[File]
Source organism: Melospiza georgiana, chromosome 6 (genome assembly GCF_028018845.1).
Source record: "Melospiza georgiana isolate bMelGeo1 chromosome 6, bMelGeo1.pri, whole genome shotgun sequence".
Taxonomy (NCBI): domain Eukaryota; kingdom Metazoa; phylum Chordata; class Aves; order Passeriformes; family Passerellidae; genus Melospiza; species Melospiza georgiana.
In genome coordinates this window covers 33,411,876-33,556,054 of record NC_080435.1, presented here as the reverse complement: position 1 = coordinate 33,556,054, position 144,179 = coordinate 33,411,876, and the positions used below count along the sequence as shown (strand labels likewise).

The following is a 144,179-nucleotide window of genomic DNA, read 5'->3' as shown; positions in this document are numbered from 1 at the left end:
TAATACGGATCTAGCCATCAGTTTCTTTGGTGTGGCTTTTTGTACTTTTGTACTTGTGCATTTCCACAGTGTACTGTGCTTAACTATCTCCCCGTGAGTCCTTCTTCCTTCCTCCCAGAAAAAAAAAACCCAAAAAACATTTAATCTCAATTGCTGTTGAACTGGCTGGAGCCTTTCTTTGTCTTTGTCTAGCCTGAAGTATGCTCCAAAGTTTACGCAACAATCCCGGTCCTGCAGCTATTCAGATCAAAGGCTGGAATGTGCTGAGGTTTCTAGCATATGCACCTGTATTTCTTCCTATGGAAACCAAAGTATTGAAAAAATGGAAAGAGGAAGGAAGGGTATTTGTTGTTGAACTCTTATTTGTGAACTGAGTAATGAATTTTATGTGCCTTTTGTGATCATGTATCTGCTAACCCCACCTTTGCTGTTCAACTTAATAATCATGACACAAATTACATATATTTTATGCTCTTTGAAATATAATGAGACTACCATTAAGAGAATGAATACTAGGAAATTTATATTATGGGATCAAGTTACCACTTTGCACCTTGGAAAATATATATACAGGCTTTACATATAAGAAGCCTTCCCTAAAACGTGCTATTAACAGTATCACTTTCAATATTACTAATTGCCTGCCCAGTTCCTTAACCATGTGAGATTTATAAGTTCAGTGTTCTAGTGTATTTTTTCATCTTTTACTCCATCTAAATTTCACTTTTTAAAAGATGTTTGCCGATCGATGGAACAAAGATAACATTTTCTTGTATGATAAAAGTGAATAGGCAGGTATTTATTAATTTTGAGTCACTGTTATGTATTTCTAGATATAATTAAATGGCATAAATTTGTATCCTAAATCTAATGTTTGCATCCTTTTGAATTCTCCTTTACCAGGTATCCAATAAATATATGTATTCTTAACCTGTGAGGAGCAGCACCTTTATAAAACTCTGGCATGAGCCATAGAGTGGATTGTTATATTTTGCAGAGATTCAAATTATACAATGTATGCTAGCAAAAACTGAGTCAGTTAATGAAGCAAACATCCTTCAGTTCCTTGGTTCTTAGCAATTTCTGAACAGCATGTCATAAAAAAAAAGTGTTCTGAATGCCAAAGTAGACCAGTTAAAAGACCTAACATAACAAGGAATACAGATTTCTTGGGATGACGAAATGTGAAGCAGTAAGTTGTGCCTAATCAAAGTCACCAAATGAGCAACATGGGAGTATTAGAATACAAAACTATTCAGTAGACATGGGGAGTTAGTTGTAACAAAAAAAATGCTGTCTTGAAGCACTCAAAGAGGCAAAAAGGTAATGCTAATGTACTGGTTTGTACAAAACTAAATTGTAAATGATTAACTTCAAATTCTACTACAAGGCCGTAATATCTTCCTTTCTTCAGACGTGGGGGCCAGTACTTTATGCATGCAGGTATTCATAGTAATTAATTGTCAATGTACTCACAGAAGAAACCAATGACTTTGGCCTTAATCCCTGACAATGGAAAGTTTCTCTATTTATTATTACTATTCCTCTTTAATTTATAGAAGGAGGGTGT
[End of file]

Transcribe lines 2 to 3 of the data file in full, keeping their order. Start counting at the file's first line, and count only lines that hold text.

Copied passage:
Source record: "Melospiza georgiana isolate bMelGeo1 chromosome 6, bMelGeo1.pri, whole genome shotgun sequence".
Taxonomy (NCBI): domain Eukaryota; kingdom Metazoa; phylum Chordata; class Aves; order Passeriformes; family Passerellidae; genus Melospiza; species Melospiza georgiana.